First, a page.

The U.S. Department of Labor released its highly anticipated final rule governing the new salary threshold for the “white collar” overtime exemptions. Effective January 1, 2020, the final rule raises the salary threshold for exempt white-collar workers to $35,568 per year.

The Obama administration’s attempt to raise the salary threshold to $47,476 in 2016 was enjoined by a federal judge. The appeal of that injunction remains pending before the Fifth Circuit.

The white-collar salary threshold was last raised by the George W. Bush administration in 2004 and the new increase to $35,568 appears to be a compromise with the Obama administration’s proposed increase. The DOL declined to include the Obama administration’s controversial proposal to require automatic increases to the salary threshold every three years.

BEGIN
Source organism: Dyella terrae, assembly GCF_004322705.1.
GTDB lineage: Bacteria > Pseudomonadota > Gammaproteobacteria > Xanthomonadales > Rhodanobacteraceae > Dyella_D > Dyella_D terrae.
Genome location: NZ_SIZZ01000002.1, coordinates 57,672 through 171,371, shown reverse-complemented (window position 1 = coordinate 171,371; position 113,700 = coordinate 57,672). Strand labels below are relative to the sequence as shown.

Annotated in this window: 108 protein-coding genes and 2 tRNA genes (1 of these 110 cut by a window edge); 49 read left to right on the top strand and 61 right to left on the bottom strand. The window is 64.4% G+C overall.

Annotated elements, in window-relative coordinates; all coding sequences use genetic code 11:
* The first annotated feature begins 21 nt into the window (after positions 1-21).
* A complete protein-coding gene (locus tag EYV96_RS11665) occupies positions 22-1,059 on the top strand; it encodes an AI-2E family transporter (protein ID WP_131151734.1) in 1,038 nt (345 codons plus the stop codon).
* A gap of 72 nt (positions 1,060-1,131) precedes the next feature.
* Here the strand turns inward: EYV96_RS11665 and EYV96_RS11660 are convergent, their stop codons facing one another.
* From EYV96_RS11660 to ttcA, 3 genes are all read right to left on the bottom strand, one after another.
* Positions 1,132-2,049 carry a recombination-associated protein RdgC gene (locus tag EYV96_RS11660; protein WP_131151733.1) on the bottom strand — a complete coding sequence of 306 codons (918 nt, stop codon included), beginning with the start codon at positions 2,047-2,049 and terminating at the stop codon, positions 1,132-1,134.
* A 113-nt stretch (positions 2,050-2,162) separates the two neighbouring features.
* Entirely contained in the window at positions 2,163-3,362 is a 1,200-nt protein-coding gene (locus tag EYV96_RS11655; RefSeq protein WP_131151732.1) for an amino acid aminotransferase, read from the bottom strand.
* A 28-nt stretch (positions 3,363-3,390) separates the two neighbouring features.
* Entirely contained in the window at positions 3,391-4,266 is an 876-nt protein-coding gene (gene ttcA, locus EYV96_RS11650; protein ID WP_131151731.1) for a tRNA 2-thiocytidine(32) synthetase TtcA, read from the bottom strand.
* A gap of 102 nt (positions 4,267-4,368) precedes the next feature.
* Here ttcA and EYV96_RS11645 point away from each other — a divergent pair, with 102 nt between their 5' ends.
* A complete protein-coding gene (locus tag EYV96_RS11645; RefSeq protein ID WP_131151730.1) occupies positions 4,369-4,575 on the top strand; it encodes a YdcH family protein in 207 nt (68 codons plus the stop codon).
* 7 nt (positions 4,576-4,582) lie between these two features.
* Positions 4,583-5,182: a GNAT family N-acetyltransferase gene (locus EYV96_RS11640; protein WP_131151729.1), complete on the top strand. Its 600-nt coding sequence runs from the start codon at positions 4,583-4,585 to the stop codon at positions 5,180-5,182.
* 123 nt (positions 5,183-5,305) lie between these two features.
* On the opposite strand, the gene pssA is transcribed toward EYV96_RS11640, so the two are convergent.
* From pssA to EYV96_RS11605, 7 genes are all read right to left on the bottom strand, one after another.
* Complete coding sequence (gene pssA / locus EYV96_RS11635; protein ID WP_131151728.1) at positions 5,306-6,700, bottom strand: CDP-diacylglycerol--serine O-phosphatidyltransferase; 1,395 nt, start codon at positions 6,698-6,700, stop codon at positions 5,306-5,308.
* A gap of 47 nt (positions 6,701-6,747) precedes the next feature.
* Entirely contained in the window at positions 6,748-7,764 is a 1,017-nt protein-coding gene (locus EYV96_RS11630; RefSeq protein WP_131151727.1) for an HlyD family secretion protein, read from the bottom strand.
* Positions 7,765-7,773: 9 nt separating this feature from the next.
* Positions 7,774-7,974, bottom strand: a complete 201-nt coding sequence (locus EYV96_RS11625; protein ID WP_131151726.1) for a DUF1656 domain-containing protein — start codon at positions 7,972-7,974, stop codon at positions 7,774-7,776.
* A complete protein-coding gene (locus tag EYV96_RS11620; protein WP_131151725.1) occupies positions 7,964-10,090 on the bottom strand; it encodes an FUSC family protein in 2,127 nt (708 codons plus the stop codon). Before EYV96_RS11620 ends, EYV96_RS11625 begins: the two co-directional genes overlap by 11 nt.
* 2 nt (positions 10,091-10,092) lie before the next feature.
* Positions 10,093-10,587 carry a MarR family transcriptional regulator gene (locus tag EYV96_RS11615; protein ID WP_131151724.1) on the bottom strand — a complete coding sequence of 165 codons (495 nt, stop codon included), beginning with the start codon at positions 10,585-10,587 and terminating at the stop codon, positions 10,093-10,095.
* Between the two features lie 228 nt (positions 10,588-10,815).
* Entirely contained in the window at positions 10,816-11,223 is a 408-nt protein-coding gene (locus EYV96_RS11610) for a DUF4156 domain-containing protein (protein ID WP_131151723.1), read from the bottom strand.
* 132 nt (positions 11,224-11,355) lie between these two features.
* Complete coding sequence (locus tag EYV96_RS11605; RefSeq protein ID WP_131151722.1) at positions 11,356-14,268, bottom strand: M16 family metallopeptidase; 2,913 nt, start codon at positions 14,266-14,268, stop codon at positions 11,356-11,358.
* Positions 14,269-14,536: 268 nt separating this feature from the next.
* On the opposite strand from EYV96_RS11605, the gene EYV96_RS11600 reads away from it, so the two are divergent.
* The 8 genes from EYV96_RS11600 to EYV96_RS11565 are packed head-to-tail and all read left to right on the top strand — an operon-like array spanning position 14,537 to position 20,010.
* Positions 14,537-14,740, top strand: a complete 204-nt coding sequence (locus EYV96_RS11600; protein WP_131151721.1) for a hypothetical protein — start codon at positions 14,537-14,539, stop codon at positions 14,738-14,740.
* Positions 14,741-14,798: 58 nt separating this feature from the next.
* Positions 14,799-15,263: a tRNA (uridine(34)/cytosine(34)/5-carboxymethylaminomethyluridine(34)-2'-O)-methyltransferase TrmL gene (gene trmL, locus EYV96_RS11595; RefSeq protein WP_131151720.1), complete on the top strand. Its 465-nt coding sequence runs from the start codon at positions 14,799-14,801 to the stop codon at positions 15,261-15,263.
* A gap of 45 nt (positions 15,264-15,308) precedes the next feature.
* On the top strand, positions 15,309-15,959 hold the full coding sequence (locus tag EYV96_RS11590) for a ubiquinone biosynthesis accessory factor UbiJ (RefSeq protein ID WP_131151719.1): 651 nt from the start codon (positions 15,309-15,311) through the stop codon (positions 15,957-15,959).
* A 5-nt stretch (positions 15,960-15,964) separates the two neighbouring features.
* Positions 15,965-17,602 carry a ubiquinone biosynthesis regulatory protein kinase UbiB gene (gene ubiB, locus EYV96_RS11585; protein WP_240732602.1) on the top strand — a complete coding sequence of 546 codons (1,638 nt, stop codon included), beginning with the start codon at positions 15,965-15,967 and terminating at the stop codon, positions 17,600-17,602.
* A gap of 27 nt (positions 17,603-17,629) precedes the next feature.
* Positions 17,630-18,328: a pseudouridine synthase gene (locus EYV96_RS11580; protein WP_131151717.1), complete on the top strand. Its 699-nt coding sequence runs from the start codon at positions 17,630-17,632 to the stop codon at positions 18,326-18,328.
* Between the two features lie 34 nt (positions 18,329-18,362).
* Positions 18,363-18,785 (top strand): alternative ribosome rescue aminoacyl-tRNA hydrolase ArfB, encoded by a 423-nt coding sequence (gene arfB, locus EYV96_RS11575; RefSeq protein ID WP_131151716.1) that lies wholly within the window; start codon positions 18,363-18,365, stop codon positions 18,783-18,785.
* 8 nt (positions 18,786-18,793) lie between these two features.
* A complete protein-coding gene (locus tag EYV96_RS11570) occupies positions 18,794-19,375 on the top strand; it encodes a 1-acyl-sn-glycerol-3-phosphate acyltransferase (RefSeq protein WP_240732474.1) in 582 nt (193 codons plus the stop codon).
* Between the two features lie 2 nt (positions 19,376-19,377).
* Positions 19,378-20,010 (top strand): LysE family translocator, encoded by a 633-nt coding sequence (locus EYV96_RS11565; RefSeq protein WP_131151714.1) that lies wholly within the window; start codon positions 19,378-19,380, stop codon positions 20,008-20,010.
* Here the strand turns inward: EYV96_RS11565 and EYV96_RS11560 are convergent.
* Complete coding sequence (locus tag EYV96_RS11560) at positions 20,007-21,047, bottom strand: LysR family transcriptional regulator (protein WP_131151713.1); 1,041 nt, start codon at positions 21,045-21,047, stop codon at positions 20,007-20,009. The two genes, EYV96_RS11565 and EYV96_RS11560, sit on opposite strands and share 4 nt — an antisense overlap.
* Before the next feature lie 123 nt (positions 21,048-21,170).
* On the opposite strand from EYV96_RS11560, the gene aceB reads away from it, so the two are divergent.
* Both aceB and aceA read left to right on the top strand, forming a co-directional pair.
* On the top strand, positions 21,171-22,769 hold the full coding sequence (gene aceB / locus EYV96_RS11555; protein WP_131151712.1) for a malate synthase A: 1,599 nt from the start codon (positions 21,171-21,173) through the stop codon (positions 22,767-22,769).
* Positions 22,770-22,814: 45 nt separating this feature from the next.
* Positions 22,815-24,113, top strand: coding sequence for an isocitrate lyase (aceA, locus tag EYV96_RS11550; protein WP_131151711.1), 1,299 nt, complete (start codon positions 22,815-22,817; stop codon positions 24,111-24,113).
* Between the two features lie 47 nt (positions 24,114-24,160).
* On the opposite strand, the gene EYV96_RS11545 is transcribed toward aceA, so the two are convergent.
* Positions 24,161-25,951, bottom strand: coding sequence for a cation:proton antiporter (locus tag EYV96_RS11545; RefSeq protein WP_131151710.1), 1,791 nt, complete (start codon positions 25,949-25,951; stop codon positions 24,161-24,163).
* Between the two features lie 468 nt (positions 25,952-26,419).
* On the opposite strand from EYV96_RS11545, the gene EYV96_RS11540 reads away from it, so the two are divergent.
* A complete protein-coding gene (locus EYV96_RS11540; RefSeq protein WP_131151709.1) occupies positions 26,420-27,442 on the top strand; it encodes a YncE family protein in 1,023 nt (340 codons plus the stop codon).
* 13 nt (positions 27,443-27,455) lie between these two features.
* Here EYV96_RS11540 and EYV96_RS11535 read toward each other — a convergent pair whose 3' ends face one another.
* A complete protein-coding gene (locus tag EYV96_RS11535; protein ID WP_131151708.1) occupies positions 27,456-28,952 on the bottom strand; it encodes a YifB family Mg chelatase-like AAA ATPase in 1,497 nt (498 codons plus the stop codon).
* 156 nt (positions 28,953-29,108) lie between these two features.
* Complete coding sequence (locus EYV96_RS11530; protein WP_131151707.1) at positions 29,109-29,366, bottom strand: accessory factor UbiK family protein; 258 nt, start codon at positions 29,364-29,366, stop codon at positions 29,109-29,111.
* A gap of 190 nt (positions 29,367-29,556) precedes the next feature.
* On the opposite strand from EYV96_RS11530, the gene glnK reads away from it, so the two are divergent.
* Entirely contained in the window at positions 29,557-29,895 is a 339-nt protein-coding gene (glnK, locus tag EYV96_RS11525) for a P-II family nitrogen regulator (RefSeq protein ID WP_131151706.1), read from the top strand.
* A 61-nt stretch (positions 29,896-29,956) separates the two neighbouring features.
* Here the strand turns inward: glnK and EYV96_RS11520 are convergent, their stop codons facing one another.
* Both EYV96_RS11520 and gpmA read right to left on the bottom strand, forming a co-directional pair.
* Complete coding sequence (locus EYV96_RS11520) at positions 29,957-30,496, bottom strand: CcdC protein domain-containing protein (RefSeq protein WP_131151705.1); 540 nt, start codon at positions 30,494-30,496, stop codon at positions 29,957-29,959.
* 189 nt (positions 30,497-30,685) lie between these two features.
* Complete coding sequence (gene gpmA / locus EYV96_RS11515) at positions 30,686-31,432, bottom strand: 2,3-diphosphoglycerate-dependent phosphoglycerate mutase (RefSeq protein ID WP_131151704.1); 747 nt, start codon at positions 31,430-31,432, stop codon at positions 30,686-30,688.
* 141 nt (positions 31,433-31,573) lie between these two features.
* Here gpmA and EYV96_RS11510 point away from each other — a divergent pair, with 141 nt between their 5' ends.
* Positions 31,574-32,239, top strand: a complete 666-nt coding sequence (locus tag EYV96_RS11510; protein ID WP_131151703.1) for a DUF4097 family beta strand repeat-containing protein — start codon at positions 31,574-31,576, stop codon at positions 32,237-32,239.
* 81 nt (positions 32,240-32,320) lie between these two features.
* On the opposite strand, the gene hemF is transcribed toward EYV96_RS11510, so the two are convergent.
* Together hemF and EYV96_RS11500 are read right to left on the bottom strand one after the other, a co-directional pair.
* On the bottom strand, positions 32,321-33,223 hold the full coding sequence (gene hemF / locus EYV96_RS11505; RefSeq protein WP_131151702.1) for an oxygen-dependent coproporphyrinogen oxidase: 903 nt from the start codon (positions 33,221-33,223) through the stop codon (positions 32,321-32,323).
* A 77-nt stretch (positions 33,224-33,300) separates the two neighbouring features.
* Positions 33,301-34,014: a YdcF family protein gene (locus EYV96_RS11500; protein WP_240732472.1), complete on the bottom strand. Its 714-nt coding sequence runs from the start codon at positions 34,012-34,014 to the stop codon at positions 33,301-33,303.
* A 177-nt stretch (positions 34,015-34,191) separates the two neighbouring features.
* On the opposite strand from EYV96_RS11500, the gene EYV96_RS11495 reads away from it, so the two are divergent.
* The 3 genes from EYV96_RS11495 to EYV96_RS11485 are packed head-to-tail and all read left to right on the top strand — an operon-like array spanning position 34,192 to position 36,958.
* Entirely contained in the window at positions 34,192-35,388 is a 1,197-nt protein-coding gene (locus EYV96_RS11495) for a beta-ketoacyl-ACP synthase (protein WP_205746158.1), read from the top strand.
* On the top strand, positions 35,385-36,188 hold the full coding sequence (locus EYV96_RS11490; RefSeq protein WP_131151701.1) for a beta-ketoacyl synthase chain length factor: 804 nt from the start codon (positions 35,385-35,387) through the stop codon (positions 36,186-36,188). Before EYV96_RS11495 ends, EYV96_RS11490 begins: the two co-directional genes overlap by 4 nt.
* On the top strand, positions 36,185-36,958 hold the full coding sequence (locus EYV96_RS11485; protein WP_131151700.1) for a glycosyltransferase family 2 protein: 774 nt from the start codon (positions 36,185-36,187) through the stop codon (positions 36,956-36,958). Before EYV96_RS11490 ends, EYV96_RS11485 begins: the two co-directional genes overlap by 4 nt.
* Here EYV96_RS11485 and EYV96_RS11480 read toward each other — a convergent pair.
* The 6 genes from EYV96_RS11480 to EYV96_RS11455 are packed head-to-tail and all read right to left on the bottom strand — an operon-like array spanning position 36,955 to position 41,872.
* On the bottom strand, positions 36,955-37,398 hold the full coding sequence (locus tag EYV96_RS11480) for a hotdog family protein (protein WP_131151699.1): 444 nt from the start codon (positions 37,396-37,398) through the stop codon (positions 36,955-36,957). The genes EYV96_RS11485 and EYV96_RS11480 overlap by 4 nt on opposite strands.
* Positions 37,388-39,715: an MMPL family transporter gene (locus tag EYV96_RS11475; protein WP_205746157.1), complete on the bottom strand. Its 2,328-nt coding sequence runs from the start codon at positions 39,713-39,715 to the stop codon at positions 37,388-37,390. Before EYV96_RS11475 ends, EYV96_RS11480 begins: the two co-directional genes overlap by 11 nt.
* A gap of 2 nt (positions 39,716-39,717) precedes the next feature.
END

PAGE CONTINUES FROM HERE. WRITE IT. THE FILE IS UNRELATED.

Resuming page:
The DOL also made changes to the “highly compensated” employee exemption. The new salary threshold for highly compensated workers will increase from $100,000 to $147,414.

Employers should take this opportunity to review the classification of employees who fall under the “white collar” exemptions to ensure that they: (1) meet the salary threshold; and (2) satisfy the substantive requirements necessary for the employee to be properly classified as exempt from overtime.

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